Grind well all above ingredients in a mixer grinder and add salt according to taste. Now chutney is ready to serve.
Juice or summer refreshing drink:
For making three glass of lukhat fruit juice ingredients one will require are lukhat fruits, 100- 200 g; water, 2 glass amounts; sugar/honey/ any natural sweetener, 3 table spoons; lemon juice, 3 table spoon; black salt, ½ tea spoon; black pepper, ¼ tea spoon; mint leaves, 8-10.
Peel off the fruits skin and discard seeds. Place all the above ingredients in a blender or mixer. Blend for few minutes add ice to it and serve.
lukhat leaves, 3; water, 2 cup amount; sugar, 2 table spoons; lemon juice, 2 tea spoons.
Dice leaves and boil with water. Add sugar to it and simmer in low flame for 10 minutes. Strain into tea cups. Add lemon juice to each and serve hot.
lukhat is an excellent source of carbohydrates, vitamins and minerals. It is low in cholesterol and calories as it hardly contains any lipids, but contains monounsaturated fats like omega-3 and omega-6 fatty acid. 100 g of fruit contains; Water (g) 86.5–88.2 Calories (kcal) 47–168 Carbohydrate (g) 9.6–43.3 Total dietary fiber (g) 0.8–1.7 Protein (g) 0.43–1.4 Fat (g) 0.2–0.7 Ash (g) 0.4–0.5 Calcium (mg) 16–70 Iron (mg) 0.28–1.4 Magnesium (mg) 13 Phosphorus (mg) 20–126 Potassium (mg) 266–1216 Sodium (mg) 1 Vitamin C (mg) 1.0–3.0 Vitamin A (IU) 1528–2340 Total carotenoids (µg) 196–3020 Carotene (µg) 559 Total phenolics (mg) 33.6 Total flavonoids (mg) 24.3 2.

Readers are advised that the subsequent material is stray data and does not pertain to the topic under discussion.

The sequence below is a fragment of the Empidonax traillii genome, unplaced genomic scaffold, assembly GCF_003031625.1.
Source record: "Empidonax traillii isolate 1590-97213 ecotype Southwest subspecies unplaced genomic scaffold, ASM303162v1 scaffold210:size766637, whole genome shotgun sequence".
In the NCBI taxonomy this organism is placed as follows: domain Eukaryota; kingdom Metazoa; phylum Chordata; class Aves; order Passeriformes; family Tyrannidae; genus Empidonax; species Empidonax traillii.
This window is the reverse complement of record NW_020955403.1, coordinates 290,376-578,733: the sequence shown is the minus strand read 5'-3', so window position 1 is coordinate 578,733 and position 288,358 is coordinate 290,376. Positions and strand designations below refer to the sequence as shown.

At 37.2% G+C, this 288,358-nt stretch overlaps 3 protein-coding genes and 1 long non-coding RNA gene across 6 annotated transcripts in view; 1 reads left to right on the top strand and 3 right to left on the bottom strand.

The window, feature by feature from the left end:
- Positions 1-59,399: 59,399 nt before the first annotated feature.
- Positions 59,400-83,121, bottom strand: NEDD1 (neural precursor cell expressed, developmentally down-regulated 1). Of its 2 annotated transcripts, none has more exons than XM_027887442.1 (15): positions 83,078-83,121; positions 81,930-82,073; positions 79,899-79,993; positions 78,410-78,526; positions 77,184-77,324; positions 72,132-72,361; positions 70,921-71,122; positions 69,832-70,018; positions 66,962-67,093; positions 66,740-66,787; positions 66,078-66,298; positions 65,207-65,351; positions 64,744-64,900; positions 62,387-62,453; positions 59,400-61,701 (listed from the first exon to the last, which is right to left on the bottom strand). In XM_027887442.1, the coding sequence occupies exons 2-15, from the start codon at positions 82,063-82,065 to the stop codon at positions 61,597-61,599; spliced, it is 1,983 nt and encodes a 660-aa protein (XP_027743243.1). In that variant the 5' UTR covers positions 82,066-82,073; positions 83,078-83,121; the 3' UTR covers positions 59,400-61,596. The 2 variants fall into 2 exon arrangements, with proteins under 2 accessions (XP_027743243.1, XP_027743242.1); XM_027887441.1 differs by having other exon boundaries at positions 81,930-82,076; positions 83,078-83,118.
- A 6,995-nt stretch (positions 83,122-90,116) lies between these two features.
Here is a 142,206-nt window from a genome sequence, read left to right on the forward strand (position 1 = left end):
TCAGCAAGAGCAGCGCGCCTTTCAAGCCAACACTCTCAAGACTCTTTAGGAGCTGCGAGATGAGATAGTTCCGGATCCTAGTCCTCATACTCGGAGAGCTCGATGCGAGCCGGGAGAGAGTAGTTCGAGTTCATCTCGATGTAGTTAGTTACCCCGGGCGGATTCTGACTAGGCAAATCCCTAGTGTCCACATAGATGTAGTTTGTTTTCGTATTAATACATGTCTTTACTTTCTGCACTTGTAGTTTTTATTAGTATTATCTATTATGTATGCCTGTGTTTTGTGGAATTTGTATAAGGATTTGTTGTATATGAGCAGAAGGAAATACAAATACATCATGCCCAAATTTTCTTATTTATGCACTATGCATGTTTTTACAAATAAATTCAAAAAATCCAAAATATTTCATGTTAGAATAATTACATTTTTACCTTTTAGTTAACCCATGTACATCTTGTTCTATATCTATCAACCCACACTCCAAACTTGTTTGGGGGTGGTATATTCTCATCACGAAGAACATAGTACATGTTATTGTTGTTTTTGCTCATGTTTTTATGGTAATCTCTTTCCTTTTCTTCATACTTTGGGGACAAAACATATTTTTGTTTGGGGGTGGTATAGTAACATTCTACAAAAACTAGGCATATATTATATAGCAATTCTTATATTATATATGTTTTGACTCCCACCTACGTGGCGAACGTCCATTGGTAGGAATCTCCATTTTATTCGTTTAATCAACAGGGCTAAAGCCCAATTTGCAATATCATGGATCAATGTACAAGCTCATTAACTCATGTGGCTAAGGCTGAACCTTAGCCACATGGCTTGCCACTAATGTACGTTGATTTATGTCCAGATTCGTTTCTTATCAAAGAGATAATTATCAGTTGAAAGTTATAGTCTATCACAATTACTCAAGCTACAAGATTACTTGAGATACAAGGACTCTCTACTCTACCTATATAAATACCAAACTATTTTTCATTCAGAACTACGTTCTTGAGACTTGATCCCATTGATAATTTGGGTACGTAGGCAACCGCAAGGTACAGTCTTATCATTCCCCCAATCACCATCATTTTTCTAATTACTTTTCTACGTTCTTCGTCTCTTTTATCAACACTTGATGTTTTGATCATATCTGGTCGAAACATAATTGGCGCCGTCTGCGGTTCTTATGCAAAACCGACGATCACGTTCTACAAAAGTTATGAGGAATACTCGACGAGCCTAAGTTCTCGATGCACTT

Seek professional advice before treating this plant medicinally.
Fruit are used as an expectorant and sedative also used for allaying vomiting and thirst 3,4. The leaves possess antitussive and antispasmodic properties 5. They are prescribed in the treatment of cough, chronic, bronchitis, excessive expectation, fever, coryza, hyperemesis, especially vomiting of pregnancy5. The decoction is also to wash wounds5.
The fruit contains sugars; laevulose and sucrose; malic, citric tartaric and succinic acids; cryptoxanthin, B – carotene, neo- B- carotene. The seeds contain amygdalin and a fatty oil. The leaves yields saponins, ursolic acid, oleanolic acid and cryophyllene5.
Lukhat is planted in garden as a ornamental tree. It is useful for shade due to its dense crown and also act as a windbreak. Dried branches of lukhat are used as fuel. The flowers have insect repellent properties 7,8. The flowers emit a most potent oriental perfume 6. They can be used in perfume production 8. The wood is hard, medium-weight to heavy. It has very little tendency to split or check, and takes a good polish. It is suitable for poles and posts, carving and drawing materials such as rulers, and is in demand for making stringed musical instruments7,8.
Source of income:
Ripe lukhat fruits are good source of earning for local people. These are sold Rs 60 to 100/kg depending upon quality.
- Parmar. C. and Kaushal. M.K. (1982) Wild Fruits of the Sub-Himalayan Region. Kalyani Publishers. New Delhi.
- Pareek, S., Benkeblia, N., Janick, J., Cao, S., & Yahia, E. M. (2014). Postharvest physiology and technology of loquat (Eriobotrya japonica Lindl.) fruit. Journal of the Science of Food and Agriculture, 94(8), 1495-1504.
- Ambasta, S. S. (1986). The useful plants of India (p. 650). CSIR, New Delhi, India: Publications & Information Directorate.
- Chopra, R. N., & Nayar, S. L. (1982). Chopra, 1. C.(1956) Glossary of Indian Medicinal Plants. Council of Scientific and Industrial Research, New Delhi, 164.
- Purohit SS, Sharma AK, Prajapati ND, Kumar T. (2009); A handbook of medicinal plants: a complete source book. 2:352-3.
- Genders, R. (1977). Scented flora of the world. St. Martin’s Press.